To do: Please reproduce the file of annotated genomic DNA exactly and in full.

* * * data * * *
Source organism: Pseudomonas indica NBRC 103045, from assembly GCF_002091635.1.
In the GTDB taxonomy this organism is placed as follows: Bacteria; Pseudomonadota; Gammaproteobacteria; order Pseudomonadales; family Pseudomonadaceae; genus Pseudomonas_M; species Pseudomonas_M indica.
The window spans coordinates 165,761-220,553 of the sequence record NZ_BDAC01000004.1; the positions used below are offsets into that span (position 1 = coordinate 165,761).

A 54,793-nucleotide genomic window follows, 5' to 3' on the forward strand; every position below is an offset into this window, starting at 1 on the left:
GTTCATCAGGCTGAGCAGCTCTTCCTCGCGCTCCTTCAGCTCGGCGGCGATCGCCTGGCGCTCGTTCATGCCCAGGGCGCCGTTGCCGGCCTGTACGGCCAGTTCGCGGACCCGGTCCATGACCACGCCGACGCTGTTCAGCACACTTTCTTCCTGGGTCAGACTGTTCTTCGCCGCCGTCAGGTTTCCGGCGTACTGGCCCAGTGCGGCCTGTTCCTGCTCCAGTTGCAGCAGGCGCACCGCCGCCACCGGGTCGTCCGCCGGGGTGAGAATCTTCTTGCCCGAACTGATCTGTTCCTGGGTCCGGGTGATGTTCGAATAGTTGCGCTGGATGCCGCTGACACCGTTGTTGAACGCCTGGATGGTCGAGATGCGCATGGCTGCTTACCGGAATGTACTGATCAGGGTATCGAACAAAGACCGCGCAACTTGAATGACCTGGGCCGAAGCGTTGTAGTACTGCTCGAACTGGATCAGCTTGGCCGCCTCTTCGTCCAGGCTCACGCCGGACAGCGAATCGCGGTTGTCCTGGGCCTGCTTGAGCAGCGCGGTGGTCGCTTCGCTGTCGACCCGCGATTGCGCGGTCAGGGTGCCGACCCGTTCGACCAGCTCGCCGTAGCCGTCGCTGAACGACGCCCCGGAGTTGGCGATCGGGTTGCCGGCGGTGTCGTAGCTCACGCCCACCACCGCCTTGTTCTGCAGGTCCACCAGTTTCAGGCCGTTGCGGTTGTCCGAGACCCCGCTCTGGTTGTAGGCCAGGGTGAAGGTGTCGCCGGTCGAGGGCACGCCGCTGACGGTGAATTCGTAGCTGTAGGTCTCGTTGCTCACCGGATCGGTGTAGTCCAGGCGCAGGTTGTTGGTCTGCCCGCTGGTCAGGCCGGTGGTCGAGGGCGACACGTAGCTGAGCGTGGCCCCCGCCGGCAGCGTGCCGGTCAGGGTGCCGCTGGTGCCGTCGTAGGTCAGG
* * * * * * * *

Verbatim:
Source organism: Pseudomonas indica NBRC 103045, from assembly GCF_002091635.1.
In the GTDB taxonomy this organism is placed as follows: Bacteria; Pseudomonadota; Gammaproteobacteria; order Pseudomonadales; family Pseudomonadaceae; genus Pseudomonas_M; species Pseudomonas_M indica.
The window spans coordinates 165,761-220,553 of the sequence record NZ_BDAC01000004.1; the positions used below are offsets into that span (position 1 = coordinate 165,761).

A 54,793-nucleotide genomic window follows, 5' to 3' on the forward strand; every position below is an offset into this window, starting at 1 on the left:
GTTCATCAGGCTGAGCAGCTCTTCCTCGCGCTCCTTCAGCTCGGCGGCGATCGCCTGGCGCTCGTTCATGCCCAGGGCGCCGTTGCCGGCCTGTACGGCCAGTTCGCGGACCCGGTCCATGACCACGCCGACGCTGTTCAGCACACTTTCTTCCTGGGTCAGACTGTTCTTCGCCGCCGTCAGGTTTCCGGCGTACTGGCCCAGTGCGGCCTGTTCCTGCTCCAGTTGCAGCAGGCGCACCGCCGCCACCGGGTCGTCCGCCGGGGTGAGAATCTTCTTGCCCGAACTGATCTGTTCCTGGGTCCGGGTGATGTTCGAATAGTTGCGCTGGATGCCGCTGACACCGTTGTTGAACGCCTGGATGGTCGAGATGCGCATGGCTGCTTACCGGAATGTACTGATCAGGGTATCGAACAAAGACCGCGCAACTTGAATGACCTGGGCCGAAGCGTTGTAGTACTGCTCGAACTGGATCAGCTTGGCCGCCTCTTCGTCCAGGCTCACGCCGGACAGCGAATCGCGGTTGTCCTGGGCCTGCTTGAGCAGCGCGGTGGTCGCTTCGCTGTCGACCCGCGATTGCGCGGTCAGGGTGCCGACCCGTTCGACCAGCTCGCCGTAGCCGTCGCTGAACGACGCCCCGGAGTTGGCGATCGGGTTGCCGGCGGTGTCGTAGCTCACGCCCACCACCGCCTTGTTCTGCAGGTCCACCAGTTTCAGGCCGTTGCGGTTGTCCGAGACCCCGCTCTGGTTGTAGGCCAGGGTGAAGGTGTCGCCGGTCGAGGGCACGCCGCTGACGGTGAATTCGTAGCTGTAGGTCTCGTTGCTCACCGGATCGGTGTAGTCCAGGCGCAGGTTGTTGGTCTGCCCGCTGGTCAGGCCGGTGGTCGAGGGCGACACGTAGCTGAGCGTGGCCCCCGCCGGCAGCGTGCCGGTCAGGGTGCCGCTGGTGCCGTCGTAGGTCAGG